Although people in Europe celebrate Christmas in quite similar ways, every country has its own traditions and unique peculiarities for Christmas. In this article we have highlighted ten facts about French Christmas dinners… Keep reading to discover more about the French “Réveillon”.
1. The main Christmas meal is eaten on the 24th
In France, people normally prefer to organize the main Christmas meal on Christmas Eve, rather than on the 25th. The French Christmas Eve meal is called “Le Réveillon,” a word that comes from the verb réveiller, meaning to wake up or revive.
2. Every French Christmas dinner starts with an apéritif
Traditionally, in France each important dinner or lunch starts with an apéritif. This can include a glass of Champagne or another sparkling wine (Vouvray, Saumur, Touraine) and some “amuse-gueules,” which are bite-sized dishes ranging from salted peanuts to an assortment of gourmet and elaborated finger food. An example can be puff pastry filled with different ingredients such as ham, cheese or snails.
3. Foie Gras will be there
Foie gras is a very common gourmet French delicacy made with fattened duck or goose liver. The production of foie gras requires force-feeding birds to enlarge their livers, which is the reason why its consumption has become controversial. Despite this, serving foie gras during the Christmas dinner is mandatory and, at some point of the meal, it will make its royal appearance on the Christmas table. There are different traditional ways to serve foie gras. For example, it can be served with a sort of gingerbread called pain d’épices, or in the form of a stuffing, or made into a sauce.
4. Food is paired with good wines only
France is the country of excellent and fine wines. And Christmas is the right occasion to open that special expensive bottle that has been stored in the wine cellar for too long… Normally, the majority of French people drink Champagne during the Réveillon (such as Moët et Chandon or Veuve Cliquot), but other people could also opt for other sparkling – and maybe cheaper – wines.
5. At least one course will include seafood
Seafood is another important part of the Christmas dinner. A complete (and expensive) seafood platter can include smoked salmon, fresh oysters, caviar, lobsters, and coquilles St Jacques (a sort of fried scallops).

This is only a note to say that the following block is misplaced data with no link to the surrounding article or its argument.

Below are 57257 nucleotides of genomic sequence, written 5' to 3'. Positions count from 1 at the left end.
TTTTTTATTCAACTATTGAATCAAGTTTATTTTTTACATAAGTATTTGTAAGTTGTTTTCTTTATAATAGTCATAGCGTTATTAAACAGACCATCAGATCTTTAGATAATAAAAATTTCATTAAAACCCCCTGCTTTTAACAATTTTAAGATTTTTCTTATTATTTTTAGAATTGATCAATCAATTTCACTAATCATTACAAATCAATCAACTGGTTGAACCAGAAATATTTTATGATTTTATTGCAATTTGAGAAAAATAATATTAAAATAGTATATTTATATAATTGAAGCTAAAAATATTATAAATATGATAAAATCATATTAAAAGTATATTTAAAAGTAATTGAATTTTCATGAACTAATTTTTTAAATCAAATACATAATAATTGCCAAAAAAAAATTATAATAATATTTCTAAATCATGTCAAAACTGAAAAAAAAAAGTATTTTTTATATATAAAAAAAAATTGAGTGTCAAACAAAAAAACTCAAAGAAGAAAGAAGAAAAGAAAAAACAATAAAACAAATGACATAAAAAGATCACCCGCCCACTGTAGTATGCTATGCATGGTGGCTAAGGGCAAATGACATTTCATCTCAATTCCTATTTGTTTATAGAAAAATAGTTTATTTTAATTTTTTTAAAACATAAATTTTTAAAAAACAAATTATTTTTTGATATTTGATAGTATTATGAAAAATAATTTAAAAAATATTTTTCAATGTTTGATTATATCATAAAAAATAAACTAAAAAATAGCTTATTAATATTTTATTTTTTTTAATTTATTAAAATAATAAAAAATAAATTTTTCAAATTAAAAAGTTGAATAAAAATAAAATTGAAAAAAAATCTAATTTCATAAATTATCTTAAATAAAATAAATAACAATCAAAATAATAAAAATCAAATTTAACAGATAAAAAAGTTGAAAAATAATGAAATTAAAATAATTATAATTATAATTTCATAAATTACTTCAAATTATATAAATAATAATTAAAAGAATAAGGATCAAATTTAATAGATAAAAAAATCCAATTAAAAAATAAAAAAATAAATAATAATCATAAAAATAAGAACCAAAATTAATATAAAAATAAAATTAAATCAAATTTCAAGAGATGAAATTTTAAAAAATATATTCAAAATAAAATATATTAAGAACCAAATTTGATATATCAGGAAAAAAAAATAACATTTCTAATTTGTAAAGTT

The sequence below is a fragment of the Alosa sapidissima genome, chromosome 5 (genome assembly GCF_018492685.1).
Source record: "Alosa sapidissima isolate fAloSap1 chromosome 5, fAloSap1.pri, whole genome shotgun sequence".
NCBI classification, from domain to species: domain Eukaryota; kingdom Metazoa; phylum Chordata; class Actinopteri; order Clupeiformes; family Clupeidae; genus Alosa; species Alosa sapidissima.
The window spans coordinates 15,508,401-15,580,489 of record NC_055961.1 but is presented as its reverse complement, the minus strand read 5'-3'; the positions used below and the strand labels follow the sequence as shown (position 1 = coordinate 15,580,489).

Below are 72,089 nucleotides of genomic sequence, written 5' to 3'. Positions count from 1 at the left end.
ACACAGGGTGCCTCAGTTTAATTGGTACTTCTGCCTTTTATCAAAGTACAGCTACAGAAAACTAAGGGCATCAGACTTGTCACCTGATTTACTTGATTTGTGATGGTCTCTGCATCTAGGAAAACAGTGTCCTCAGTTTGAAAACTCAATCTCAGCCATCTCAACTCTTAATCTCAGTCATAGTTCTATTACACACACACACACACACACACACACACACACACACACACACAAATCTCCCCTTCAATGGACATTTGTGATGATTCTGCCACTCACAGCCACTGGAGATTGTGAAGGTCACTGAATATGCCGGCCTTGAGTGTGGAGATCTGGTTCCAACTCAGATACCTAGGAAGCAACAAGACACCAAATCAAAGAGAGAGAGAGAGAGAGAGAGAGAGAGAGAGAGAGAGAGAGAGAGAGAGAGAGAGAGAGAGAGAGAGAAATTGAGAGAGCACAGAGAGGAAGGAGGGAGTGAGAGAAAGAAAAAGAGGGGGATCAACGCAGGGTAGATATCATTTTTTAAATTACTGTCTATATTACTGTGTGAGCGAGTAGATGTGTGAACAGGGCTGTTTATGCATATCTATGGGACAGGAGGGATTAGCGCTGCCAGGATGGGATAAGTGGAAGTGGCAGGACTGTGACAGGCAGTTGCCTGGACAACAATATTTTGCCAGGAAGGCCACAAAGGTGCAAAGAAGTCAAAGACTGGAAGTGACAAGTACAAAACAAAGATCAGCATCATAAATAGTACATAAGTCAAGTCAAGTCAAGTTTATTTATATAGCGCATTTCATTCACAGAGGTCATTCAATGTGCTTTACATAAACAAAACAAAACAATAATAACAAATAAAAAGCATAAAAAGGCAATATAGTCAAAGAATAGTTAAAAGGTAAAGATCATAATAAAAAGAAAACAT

6. Cheese is eaten before the dessert
No French Christmas dinner can be complete without a cheese plate. In France, the typical Christmas cheese plate is not served as an appetizer, but always before the dessert! It’s traditional to serve an odd number of cheeses to your guests and to include different textures, from a soft brie to a firm comté, from cow cheese to goat or sheep cheese. The cheese board is normally accompanied with a red wine.
7. Eating 13 desserts is the rule
Once the plate of cheese is empty, the big French Christmas meal ends with no less than 13 delicious desserts. The number 13 represents Jesus and the 12 apostles. Although the number is always 13, the dessert types vary according to the local or family traditions, but they normally include dried fruit (such as dates and figs), and the “pompe a l’huile,” a traditional cake originating from the Provence.
8. The bûche de Noël is the typical Christmas dessert
The bûche de Noël, also known as the Yule log, is a chocolate-covered roll, with lines scraped on its entire topping to make it similar to a log. The Bûche can also be topped with some Christmas-related figurines generally representing Santa and other Christmas characters.
9. The papillotes
The papillotes are either chocolate or candied fruits wrapped in golden sparking paper which are normally used to decorate the Christmas table. Inside each paper wrapping, there is a tiny note with love messages. The papillotes was created in Lyon hundreds of years ago. Nowadays, they are sold massively in shops during the holiday season.
10. The table presentation counts
Having an impeccable and extremely elegant Christmas table is very important for French people. The table will be set with a lot of care (even for just a family meal), using the best tablecloth and napkins, as well as the best cutlery. It’s also common to place on the table three candles to represent the Trinity.